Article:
Send to

Choose Destination
See comment in PubMed Commons below
Mol Cell Biol. 1995 Jun;15(6):3110-8.

MIP1 alpha nuclear protein (MNP), a novel transcription factor expressed in hematopoietic cells that is crucial for transcription of the human MIP-1 alpha gene.

Author information

  • 1Department of Molecular Genetics, Ohio State University, Columbus, USA.


Murine macrophage inflammatory protein 1 alpha (MIP-1 alpha) and its human equivalent (GOS19, LD78, or AT464) are members of the -C-C family of low-molecular-weight chemokines. Secreted from activated T cells and macrophages, bone marrow-derived MIP-1 alpha/GOS19 inhibits primitive hematopoietic stem cells and appears to be involved in the homeostatic control of stem cell proliferation. It also induces chemotaxis and inflammatory responses in mature cell types. Therefore, it is important to understand the mechanisms which control the expression of MIP-1 alpha/GOS19. Previous work has shown that in Jurkat T cells, a set of widely expressed transcription factors (the ICK-1 family) affect the GOS19 promoter. One member, ICK-1A, behaves as a strong negative regulator. In this communication, we provide evidence that the pathway of induction in the macrophage cell line U937 is different from that in Jurkat cells. Furthermore, we show that the ICK-1 binding site does not confer negative regulation in U937 cells. We provide evidence for an additional binding site, the MIP-1 alpha nuclear protein (MNP) site, which overlaps the ICK-1 site. Interaction of nuclear extracts from various cell lines and tissue with the MNP site leads to the formation of fast-migrating protein-DNA complexes with similar but distinct electrophoretic mobilities. A mutation of the MNP site which does not abrogate ICK-1 binding inactivates the GOS19.1 promoter in U937 cells and reduces its activity by fourfold in Jurkat cells. We propose that the MNP protein(s) binding at the MNP site constitutes a novel transcription factor(s) expressed in hematopoietic cells.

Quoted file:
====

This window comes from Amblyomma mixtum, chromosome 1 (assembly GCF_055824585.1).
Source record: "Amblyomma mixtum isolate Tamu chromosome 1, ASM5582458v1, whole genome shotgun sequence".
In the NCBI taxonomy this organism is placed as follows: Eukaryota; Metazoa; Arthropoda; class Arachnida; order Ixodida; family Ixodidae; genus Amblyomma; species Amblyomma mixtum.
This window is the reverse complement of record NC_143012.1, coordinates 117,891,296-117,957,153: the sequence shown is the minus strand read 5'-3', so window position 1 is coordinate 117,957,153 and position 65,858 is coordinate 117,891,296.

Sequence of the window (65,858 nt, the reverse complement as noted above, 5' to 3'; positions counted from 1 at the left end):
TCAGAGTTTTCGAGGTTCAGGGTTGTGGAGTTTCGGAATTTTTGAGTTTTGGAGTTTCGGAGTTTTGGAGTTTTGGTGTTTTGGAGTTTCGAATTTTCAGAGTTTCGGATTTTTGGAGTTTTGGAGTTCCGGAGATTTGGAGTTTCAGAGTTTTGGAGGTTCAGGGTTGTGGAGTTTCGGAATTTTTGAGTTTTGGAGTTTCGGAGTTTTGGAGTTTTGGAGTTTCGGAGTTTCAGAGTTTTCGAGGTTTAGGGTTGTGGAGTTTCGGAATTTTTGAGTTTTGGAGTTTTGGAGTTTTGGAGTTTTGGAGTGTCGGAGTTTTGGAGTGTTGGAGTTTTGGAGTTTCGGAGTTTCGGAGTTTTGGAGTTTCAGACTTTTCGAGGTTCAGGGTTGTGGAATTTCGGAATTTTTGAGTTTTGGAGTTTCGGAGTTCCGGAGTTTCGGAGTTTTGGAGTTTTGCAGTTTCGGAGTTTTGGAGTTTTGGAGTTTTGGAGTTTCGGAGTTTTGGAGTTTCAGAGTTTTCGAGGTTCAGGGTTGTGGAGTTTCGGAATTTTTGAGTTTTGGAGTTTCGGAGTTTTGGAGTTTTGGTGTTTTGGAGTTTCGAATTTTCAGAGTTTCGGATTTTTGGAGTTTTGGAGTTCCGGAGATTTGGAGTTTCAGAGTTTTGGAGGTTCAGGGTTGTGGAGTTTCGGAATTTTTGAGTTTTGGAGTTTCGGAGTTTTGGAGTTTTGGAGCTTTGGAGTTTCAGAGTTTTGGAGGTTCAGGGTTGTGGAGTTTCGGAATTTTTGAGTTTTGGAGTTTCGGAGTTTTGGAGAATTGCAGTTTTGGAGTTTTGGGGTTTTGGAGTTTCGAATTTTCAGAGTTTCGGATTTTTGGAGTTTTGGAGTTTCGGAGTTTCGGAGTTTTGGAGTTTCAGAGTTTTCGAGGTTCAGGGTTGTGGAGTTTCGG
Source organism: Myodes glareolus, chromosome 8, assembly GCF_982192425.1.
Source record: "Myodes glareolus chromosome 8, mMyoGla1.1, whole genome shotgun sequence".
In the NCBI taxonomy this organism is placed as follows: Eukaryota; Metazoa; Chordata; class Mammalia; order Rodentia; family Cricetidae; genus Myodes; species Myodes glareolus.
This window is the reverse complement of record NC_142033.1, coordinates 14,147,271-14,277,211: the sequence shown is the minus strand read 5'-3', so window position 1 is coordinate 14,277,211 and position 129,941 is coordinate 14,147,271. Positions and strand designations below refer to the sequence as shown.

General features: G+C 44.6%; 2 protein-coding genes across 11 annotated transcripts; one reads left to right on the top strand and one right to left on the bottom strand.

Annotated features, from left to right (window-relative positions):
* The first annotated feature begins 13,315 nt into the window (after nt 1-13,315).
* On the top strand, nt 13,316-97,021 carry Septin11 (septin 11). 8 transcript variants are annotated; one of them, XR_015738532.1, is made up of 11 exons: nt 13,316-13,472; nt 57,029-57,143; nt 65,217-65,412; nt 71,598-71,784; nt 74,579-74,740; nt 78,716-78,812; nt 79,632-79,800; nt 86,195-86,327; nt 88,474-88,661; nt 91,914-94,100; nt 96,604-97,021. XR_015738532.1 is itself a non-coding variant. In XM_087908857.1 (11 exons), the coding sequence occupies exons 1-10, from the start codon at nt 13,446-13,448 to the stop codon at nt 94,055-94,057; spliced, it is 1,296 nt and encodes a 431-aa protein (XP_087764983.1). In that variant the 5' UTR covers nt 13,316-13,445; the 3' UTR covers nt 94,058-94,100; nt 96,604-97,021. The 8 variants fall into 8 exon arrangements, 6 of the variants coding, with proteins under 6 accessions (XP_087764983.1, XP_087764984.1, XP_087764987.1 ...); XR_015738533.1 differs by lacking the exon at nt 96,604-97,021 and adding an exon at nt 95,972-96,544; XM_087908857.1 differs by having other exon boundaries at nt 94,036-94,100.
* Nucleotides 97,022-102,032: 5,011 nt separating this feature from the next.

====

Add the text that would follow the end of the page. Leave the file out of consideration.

[PubMed - indexed for MEDLINE]
Free PMC Article
PubMed Commons home

PubMed Commons

How to join PubMed Commons

    Supplemental Content

    Full text links

    Icon for HighWire Icon for PubMed Central
    Loading ...
    Support Center